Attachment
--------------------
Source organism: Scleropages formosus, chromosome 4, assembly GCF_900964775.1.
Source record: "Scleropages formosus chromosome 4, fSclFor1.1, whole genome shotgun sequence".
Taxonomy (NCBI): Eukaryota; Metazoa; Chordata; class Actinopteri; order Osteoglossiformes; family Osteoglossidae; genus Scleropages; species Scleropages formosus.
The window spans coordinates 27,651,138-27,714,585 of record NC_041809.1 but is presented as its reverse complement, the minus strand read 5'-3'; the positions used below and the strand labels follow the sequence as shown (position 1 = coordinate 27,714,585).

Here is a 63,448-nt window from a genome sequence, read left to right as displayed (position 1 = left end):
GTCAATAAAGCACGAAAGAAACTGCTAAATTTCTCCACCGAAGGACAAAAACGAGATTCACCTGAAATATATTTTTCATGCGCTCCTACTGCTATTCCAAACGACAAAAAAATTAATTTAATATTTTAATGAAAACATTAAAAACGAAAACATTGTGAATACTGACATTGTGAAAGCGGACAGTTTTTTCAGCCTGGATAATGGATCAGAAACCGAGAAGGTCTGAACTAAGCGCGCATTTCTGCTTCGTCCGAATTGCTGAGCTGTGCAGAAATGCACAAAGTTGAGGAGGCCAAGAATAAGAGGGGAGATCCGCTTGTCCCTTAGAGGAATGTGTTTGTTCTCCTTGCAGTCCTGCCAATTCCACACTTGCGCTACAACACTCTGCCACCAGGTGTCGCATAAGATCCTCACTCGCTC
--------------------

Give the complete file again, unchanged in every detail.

Source organism: Scleropages formosus, chromosome 4, assembly GCF_900964775.1.
Source record: "Scleropages formosus chromosome 4, fSclFor1.1, whole genome shotgun sequence".
Taxonomy (NCBI): Eukaryota; Metazoa; Chordata; class Actinopteri; order Osteoglossiformes; family Osteoglossidae; genus Scleropages; species Scleropages formosus.
The window spans coordinates 27,651,138-27,714,585 of record NC_041809.1 but is presented as its reverse complement, the minus strand read 5'-3'; the positions used below and the strand labels follow the sequence as shown (position 1 = coordinate 27,714,585).

Here is a 63,448-nt window from a genome sequence, read left to right as displayed (position 1 = left end):
GTCAATAAAGCACGAAAGAAACTGCTAAATTTCTCCACCGAAGGACAAAAACGAGATTCACCTGAAATATATTTTTCATGCGCTCCTACTGCTATTCCAAACGACAAAAAAATTAATTTAATATTTTAATGAAAACATTAAAAACGAAAACATTGTGAATACTGACATTGTGAAAGCGGACAGTTTTTTCAGCCTGGATAATGGATCAGAAACCGAGAAGGTCTGAACTAAGCGCGCATTTCTGCTTCGTCCGAATTGCTGAGCTGTGCAGAAATGCACAAAGTTGAGGAGGCCAAGAATAAGAGGGGAGATCCGCTTGTCCCTTAGAGGAATGTGTTTGTTCTCCTTGCAGTCCTGCCAATTCCACACTTGCGCTACAACACTCTGCCACCAGGTGTCGCATAAGATCCTCACTCGCTC